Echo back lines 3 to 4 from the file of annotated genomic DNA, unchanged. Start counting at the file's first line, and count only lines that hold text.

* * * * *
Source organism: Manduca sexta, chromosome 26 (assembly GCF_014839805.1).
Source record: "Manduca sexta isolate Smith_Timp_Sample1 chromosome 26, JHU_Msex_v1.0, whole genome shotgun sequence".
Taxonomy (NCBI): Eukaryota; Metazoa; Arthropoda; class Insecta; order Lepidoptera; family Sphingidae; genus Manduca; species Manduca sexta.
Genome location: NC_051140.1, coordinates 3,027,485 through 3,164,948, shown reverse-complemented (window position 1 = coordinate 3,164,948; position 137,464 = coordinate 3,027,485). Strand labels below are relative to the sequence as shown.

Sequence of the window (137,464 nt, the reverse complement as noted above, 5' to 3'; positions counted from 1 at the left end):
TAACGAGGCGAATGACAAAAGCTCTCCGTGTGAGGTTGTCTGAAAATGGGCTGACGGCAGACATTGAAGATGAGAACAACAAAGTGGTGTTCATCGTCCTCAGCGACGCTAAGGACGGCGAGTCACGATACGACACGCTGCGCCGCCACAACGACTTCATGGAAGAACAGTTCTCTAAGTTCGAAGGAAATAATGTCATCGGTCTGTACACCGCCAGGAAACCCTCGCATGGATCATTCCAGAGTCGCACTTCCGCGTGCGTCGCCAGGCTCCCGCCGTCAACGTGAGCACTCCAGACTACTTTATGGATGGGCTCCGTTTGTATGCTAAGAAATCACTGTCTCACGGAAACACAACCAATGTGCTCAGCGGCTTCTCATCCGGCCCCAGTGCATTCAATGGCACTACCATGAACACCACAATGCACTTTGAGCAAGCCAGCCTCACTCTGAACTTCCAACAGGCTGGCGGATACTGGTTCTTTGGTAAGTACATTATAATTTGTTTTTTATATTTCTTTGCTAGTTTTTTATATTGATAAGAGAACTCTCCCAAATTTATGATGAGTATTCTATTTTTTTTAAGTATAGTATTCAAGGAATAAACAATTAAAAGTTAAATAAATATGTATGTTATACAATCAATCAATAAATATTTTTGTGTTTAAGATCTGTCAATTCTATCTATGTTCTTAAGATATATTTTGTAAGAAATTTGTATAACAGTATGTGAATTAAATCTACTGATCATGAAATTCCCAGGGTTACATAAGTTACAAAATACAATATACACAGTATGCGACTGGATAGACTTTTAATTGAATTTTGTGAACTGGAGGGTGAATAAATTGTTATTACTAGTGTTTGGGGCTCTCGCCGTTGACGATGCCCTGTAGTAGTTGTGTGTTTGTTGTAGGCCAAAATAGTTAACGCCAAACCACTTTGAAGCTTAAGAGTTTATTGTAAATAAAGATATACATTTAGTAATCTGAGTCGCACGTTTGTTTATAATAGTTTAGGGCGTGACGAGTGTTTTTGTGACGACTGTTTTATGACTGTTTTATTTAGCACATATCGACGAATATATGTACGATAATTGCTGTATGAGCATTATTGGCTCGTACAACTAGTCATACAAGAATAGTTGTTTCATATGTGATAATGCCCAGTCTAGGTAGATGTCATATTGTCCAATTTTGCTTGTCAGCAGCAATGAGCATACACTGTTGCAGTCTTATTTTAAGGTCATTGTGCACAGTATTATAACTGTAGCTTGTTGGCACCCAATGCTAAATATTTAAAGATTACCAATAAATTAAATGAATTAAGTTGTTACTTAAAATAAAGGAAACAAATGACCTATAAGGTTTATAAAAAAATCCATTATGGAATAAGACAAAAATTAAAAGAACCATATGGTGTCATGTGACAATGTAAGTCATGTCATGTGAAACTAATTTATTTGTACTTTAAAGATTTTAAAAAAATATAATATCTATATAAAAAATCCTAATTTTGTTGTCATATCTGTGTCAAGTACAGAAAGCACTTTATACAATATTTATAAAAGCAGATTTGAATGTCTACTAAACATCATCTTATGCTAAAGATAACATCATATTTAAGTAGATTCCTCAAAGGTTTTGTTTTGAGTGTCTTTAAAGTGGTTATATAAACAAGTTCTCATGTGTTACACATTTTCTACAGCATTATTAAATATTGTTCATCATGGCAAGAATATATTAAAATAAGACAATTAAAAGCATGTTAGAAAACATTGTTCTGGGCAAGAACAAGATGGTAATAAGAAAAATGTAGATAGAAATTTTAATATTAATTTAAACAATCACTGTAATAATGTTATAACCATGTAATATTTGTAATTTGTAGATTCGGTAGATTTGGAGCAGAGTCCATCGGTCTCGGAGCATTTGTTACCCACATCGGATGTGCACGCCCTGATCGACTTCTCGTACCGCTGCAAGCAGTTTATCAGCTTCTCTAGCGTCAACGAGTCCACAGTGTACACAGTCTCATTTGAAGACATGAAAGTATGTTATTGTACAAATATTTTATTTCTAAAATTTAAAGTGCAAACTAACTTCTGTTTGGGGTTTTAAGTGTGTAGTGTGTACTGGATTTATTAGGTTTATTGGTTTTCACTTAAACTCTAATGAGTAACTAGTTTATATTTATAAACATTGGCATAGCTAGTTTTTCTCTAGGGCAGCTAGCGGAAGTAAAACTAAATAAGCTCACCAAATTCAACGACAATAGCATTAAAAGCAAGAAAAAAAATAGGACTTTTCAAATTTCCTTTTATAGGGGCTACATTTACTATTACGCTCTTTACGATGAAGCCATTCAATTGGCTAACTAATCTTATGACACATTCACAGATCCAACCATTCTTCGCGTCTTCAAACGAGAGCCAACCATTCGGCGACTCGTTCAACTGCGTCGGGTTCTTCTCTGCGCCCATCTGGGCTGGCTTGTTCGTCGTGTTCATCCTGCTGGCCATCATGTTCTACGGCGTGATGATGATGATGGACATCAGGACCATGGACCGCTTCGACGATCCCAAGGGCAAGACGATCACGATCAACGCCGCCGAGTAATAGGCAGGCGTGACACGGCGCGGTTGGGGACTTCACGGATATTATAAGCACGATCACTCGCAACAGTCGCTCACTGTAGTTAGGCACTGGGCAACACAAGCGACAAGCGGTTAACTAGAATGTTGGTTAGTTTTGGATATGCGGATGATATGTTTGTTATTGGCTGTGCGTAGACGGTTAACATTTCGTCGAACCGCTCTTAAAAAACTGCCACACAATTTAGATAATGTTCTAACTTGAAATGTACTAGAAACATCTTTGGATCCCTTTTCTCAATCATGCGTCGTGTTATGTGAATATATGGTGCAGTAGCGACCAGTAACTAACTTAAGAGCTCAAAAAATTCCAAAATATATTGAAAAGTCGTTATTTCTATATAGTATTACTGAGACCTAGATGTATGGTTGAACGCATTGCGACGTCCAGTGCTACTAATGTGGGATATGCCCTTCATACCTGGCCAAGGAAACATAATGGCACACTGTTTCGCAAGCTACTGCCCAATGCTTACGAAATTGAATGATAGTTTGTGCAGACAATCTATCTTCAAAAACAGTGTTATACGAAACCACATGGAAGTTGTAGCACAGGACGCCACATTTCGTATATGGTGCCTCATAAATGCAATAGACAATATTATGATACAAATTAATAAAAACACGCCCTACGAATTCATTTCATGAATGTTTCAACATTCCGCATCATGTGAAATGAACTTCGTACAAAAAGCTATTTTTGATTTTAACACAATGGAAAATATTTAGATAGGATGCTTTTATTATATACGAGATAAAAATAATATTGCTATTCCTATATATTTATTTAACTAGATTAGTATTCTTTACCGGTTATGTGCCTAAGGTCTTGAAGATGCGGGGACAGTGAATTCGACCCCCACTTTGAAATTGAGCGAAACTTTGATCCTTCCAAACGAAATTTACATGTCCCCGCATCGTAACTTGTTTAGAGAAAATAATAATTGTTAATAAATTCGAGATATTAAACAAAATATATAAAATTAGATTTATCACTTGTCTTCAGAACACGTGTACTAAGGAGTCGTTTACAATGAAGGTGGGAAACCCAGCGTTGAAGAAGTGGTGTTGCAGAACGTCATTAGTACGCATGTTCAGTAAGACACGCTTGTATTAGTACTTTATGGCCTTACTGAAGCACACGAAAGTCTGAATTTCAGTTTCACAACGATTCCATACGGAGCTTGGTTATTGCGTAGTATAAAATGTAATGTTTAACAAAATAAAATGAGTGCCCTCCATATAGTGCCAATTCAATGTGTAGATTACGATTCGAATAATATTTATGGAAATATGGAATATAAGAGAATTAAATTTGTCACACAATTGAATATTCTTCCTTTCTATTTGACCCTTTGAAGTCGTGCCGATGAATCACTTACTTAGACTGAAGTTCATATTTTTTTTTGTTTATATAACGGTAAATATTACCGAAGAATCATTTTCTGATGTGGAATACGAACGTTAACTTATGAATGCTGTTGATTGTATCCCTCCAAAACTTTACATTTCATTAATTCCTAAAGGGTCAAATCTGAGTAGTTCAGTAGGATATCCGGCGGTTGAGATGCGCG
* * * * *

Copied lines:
Taxonomy (NCBI): Eukaryota; Metazoa; Arthropoda; class Insecta; order Lepidoptera; family Sphingidae; genus Manduca; species Manduca sexta.
Genome location: NC_051140.1, coordinates 3,027,485 through 3,164,948, shown reverse-complemented (window position 1 = coordinate 3,164,948; position 137,464 = coordinate 3,027,485). Strand labels below are relative to the sequence as shown.